Yeah, um, David, last question and really appreciate your time and sharing your philosophies and core values and your journey everyone should check check out hubstaff.com And I really believe you know, I should have had this a long, long long time ago because it makes me personally more productive we what you track and what you focus on expands. And so if you’re tracking actually the tasks you’re doing and and you know, it allows me to figure out where should I best spend my time and what am I spending you can’t you don’t know that unless you know what you’re spending your time on in the first place. And so it’s been really valuable to see what am I spending time on and Also it keeps me on track from that wasting time, because I see that thing ticking. And like if I go off to Facebook, I’m like, Well, I kinda have to stop that timer. Now I’m not being productive. So it really helps me. Zero is I think, I believe if you’re a staff of one, you should be using it personally. You know, lots of people do yeah, let alone obviously having an insight into what the whole team is doing. You know, so I encourage people to check out hubstaff.com And check out their software, become a user, even if you’re a personal one. I don’t care who you are, you know, so check it out. I always ask since it’s inspired Insider. Dave, what’s been a low moment that you had to push through? And what’s been a proud moment especially proud moment? What’s been more of like a challenging time that you had to push through?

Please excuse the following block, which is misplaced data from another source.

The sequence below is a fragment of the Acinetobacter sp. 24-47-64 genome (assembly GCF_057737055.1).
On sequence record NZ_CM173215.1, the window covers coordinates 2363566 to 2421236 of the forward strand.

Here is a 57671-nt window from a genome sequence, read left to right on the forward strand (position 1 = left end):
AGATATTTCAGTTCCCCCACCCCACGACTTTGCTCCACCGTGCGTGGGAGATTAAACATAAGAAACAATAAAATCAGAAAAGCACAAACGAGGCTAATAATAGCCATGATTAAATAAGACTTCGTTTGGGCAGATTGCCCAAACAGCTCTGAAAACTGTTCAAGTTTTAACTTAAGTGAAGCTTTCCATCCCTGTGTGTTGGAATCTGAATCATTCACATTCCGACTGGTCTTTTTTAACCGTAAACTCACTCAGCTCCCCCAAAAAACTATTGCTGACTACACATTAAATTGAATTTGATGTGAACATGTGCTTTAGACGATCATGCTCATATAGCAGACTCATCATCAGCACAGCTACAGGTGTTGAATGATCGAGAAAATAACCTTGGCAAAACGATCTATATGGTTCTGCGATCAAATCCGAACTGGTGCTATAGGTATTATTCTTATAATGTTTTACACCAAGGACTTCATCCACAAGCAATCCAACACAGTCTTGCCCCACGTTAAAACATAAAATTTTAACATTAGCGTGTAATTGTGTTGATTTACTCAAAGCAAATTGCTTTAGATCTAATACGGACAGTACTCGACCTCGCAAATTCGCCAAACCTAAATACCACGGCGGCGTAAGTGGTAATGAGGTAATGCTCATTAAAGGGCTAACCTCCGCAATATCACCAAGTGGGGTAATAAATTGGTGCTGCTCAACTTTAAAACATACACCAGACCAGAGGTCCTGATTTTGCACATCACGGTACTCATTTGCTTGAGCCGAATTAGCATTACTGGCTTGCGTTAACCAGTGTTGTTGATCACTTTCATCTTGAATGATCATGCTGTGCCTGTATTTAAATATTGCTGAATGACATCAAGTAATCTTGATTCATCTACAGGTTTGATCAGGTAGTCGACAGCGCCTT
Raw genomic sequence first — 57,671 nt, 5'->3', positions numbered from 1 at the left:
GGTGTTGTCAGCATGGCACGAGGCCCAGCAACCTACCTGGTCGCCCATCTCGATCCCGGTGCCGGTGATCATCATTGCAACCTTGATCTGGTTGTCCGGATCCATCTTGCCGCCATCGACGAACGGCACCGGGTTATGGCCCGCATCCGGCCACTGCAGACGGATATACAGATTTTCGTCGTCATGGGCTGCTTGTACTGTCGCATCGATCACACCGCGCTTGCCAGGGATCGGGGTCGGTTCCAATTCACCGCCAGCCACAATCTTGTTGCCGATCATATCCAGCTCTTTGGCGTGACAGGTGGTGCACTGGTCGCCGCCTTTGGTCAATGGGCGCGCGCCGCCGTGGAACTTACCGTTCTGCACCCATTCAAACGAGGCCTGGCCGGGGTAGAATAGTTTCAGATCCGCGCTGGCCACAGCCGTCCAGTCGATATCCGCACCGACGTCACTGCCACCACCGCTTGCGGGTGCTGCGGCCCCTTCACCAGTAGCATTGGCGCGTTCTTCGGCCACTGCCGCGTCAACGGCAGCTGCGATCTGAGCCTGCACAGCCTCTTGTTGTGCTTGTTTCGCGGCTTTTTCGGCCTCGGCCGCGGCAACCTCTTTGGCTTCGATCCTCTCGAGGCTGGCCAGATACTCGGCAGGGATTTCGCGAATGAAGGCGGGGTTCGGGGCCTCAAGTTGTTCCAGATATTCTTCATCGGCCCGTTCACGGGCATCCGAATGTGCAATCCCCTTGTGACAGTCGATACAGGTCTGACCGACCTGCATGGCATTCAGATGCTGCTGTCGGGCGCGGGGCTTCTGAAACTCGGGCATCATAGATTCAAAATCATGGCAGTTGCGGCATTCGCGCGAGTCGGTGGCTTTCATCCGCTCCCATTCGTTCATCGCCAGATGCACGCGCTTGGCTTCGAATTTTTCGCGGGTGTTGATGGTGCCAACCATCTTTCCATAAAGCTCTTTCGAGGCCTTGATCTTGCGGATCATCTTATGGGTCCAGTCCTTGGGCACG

David Nevogt
Um, I you know, there’s there’s been Hubstaff came about From a need of just I’ll go back to that time where like, just just the extreme stress of running a business and not knowing if what you’re doing is right, not knowing, Hey, you know what, I suck at management, like, whatever it is I coming to these realizations of saying, You know what? I need hellp And, you know, like, that moment for me was back when I was at my golf business and just like, I just, I didn’t know what to do. I couldn’t make things I couldn’t make things, you know, couldn’t make things happen. It couldn’t make the things that I wanted to happen. I couldn’t move things along faster. I wasn’t, it wasn’t bringing in tech money used to it was kind of on the decline. And, you know, just having to kind of say, Okay, it’s time to it’s time to move on from this time to move on and do something different. And so, you know, those are always you know, hard moments. You have something you run for, you know, nine years and it’s time to move on, you know, but just like your bidding. Yeah, I mean, I think the the best thing is just that I advise always to just start something. When you start to have those feelings, you know, you got to start to move on before the end is there, you can’t, you know, so you start to kind of see allows you to kind of test the waters and see what might be your next thing before the end has come.